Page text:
Chapter 8: Problem 17

Evaluate the potential energy \(u\) per unit mass as a function of \(p\) for aperfect gas of molecular weight \(M\) at temperature \(T\). For the steadyisothermal flow of this gas through a pipe of varying cross section andvarying height above the earth, find expressions for the pressure, density,and velocity of the gas as functions of the cross section \(S\) of the pipe, theheight \(h\), and the pressure \(p_{0}\) and velocity \(v_{0}\) at a point in thepipe at height \(h=0\) where the cross section is \(S_{0}\). Assume \(p, v\), and\(\rho\) uniform over the cross section.

### Short Answer

Expert verified

Pressure, density, and velocity can be derived using Bernoulli's equation, the continuity equation, and the ideal gas law. Specifically, they are functions of the cross-section area, height, reference pressure, and velocity.

## Step by step solution

01

## - Define Potential Energy per Unit Mass

For a perfect gas, the potential energy per unit mass, \(u\), due to gravity is given by \(u = gh\), where \(g\) is the gravitational acceleration and \(h\) is the height above the reference point.

02

## - Bernoulli's Equation Application

For steady isothermal flow of a gas, Bernoulli’s equation can be applied: \[ \frac{v^2}{2} + gh + \frac{p}{\rho} = \text{constant} \] Here, \(v\) is the velocity, \(g\) is the acceleration due to gravity, and \(p\) is the pressure. We use this equation to relate the variables at different points in the pipe.

03

## - Apply Continuity Equation

The continuity equation for incompressible flow states that \[ \rho v S = \text{constant} \] where \(S\) is the cross-sectional area. This implies that \[ vS = \frac{v_0 S_0}{\rho / \rho_0} \]

04

## - Ideal Gas Law

Recall the ideal gas law: \[ p = \rho R T / M \] where \(R\) is the universal gas constant, \(T\) is the temperature, and \(M\) is the molecular weight of the gas.

05

## - Combine Equations to Find Pressure

Combine Bernoulli's equation and the continuity equation with the ideal gas law. After algebraic manipulations, solve to find the expression for pressure, \(p\), as a function of \(S\), \(h\), \(p_0\), \(v_0\), and \(S_0\).

06

## - Compute Density

Using the ideal gas law, express density, \(\rho\), in terms of the newly derived pressure, temperature \(T\), and molecular weight \(M\) of the gas.

07

## - Calculate Velocity

Using the continuity equation, solve for velocity \(v\) as a function of the given variables. With pressure and density known, substitute these expressions back into the equation.

## Key Concepts

These are the key concepts you need to understand to accurately answer the question.

###### potential energy

Potential energy is the energy possessed by an object due to its position in a gravitational field. For a perfect gas at height \(h\) above the earth, the potential energy per unit mass is given by \(u = gh\). Here, \(g\) represents the acceleration due to gravity. This energy increases as the height \(h\) increases. It's important to consider potential energy when analyzing gas flow in a pipe with varying heights.

In our exercise, understanding potential energy helps in applying Bernoulli's equation to determine how pressure and velocity change with height.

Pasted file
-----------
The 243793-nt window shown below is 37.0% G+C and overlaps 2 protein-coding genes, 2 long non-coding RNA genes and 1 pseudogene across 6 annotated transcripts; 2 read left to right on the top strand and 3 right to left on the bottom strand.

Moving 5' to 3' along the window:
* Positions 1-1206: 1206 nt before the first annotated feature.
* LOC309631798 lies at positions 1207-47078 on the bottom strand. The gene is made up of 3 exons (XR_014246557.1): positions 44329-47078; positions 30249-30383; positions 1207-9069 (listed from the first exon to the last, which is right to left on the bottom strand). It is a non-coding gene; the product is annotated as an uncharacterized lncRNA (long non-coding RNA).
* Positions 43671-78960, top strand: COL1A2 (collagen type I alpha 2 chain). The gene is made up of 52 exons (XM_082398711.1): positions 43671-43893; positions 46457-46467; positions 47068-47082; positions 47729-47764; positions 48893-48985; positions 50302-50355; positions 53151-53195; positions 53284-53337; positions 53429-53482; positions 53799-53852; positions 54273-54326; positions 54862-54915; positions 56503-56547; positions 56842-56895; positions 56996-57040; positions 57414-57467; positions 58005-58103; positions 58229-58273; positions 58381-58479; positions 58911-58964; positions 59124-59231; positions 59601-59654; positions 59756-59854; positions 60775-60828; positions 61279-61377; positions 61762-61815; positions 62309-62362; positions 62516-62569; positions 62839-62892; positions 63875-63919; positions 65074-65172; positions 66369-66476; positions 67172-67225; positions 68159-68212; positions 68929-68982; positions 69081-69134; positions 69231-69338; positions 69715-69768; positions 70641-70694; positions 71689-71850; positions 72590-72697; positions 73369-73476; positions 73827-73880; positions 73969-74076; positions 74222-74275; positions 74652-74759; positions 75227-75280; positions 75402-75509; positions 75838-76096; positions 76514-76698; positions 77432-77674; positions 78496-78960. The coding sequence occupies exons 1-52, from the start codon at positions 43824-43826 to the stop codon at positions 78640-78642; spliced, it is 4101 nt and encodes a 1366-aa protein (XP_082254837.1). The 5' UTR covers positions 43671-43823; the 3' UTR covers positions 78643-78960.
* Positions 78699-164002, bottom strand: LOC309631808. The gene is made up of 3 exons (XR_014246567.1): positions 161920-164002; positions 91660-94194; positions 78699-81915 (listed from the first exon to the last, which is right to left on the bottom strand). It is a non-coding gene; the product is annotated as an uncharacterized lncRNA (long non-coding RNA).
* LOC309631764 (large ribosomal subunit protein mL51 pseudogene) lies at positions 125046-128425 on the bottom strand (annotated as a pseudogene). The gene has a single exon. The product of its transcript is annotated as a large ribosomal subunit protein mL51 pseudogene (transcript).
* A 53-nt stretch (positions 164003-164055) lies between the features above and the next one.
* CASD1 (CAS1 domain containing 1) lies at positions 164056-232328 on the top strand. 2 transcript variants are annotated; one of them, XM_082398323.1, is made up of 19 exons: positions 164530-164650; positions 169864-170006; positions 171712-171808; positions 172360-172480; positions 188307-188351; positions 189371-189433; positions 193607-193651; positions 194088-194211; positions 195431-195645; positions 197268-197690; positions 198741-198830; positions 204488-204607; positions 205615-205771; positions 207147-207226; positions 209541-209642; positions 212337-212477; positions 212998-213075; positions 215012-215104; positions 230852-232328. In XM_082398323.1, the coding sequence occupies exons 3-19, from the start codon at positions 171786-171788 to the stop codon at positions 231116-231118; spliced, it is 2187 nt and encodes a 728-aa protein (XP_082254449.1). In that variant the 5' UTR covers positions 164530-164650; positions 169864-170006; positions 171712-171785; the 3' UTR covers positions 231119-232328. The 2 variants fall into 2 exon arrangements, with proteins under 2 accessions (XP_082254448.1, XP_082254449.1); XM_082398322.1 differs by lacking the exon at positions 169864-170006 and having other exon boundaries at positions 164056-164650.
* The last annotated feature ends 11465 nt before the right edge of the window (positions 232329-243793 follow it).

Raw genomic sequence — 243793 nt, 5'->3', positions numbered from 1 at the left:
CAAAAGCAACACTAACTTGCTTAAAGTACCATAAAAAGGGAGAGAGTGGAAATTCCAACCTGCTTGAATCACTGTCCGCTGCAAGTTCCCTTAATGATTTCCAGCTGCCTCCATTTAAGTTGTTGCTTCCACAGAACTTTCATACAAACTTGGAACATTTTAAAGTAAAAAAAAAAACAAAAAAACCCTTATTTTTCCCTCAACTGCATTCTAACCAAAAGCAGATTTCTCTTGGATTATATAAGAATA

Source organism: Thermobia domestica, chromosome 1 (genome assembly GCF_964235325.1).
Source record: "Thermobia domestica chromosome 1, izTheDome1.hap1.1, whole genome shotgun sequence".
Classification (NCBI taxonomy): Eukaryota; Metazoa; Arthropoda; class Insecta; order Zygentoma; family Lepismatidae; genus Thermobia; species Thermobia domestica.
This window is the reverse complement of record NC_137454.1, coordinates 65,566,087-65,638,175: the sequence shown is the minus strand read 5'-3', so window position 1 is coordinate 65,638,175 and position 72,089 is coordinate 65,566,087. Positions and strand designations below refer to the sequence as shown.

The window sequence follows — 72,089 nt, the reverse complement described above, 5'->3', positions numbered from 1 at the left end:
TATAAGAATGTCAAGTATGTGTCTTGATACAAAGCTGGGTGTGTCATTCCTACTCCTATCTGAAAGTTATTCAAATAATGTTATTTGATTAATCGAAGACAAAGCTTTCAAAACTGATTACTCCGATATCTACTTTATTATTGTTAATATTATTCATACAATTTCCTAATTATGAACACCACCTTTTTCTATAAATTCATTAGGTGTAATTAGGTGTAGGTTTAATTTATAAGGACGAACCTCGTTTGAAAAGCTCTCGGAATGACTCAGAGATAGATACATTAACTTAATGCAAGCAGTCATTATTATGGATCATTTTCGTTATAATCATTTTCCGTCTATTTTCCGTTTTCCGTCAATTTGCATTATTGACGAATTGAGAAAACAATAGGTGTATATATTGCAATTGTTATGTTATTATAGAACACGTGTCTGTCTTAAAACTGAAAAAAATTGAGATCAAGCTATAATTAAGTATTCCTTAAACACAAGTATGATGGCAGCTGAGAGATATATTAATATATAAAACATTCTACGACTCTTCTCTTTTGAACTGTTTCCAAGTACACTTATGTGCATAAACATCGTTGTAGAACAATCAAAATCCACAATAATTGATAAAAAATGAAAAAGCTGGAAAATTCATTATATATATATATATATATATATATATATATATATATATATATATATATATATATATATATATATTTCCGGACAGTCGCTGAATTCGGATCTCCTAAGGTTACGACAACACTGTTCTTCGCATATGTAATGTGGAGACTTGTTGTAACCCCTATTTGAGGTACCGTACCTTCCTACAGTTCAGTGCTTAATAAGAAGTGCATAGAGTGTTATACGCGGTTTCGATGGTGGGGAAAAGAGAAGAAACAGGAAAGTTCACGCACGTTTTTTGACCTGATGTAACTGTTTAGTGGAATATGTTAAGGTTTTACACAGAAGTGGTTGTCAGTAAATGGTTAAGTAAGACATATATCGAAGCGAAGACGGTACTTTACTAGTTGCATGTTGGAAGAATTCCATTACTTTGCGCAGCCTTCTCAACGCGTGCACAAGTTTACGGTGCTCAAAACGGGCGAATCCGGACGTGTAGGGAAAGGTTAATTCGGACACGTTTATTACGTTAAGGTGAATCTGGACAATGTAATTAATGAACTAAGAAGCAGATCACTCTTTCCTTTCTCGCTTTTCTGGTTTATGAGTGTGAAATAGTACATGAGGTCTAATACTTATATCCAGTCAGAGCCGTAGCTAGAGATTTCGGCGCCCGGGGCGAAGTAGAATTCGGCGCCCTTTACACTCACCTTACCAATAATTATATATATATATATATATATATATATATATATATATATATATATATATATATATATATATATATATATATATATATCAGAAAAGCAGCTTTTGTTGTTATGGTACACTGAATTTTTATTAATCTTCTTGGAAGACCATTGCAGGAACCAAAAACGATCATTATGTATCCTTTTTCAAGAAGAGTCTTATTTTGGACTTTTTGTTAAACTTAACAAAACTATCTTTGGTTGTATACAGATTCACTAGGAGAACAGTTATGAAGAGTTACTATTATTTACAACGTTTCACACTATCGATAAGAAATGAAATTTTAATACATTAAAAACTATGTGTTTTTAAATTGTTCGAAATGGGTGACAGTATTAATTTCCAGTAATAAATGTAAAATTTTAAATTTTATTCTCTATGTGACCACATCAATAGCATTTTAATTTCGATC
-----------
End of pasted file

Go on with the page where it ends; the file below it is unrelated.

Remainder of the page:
###### Bernoulli's equation

Bernoulli's equation is a principle of fluid dynamics that describes the behavior of a moving fluid. For a steady isothermal flow, the equation is given by:

\[ \frac{v^2}{2} + gh + \frac{p}{\rho} = \text{constant} \]

Where:

- \(v\) is the velocity of the gas
- \(gh\) is the potential energy per unit mass
- \(p\) is the pressure
- \(\rho\) is the density

This equation implies that in a steady flow, the sum of kinetic energy (\( \frac{v^2}{2} \)), potential energy (\(gh\)), and pressure energy (\( \frac{p}{\rho} \)) remains constant.

In our context, Bernoulli's equation helps relate the pressure, velocity, and height of the gas at different points in the pipe.

###### continuity equation

The continuity equation is a fundamental principle that states the mass flow rate of a fluid remains constant from one cross-section to another in a pipe. For incompressible flow, it is expressed as:

\[ \rho v S = \text{constant} \]

Where:

- \( \rho \) is the density of the gas
- \( v \) is the velocity of the gas
- \( S \) is the cross-sectional area of the pipe

Since our flow is steady and the gas is effectively incompressible over short distances, the volume flow rate \( vS \) at any two points in the pipe must be equal:

\[ vS = \frac{v_0 S_0}{\rho / \rho_0} \]

Where \(v_0\), \(S_0\), and \(\rho_0\) are the initial velocity, cross-sectional area, and density, respectively. This helps us understand how velocity changes with cross-sectional area and density.

###### ideal gas law

The ideal gas law is a fundamental principle used to relate the pressure, volume, temperature, and amount of gas. It is given by:

\[ p = \rho \frac{RT}{M} \]

Where:

- \(p\) is the pressure
- \( \rho \) is the density of the gas
- \( R \) is the universal gas constant
- \( T \) is the temperature
- \( M \) is the molecular weight of the gas

This law tells us that for a given temperature and molecular weight, the pressure of the gas is directly proportional to its density.

In our problem, we use the ideal gas law to express the density \( \rho \) in terms of pressure, temperature, and molecular weight, allowing us to connect it with Bernoulli's equation and the continuity equation to find the pressure, density, and velocity at different points in the pipe.

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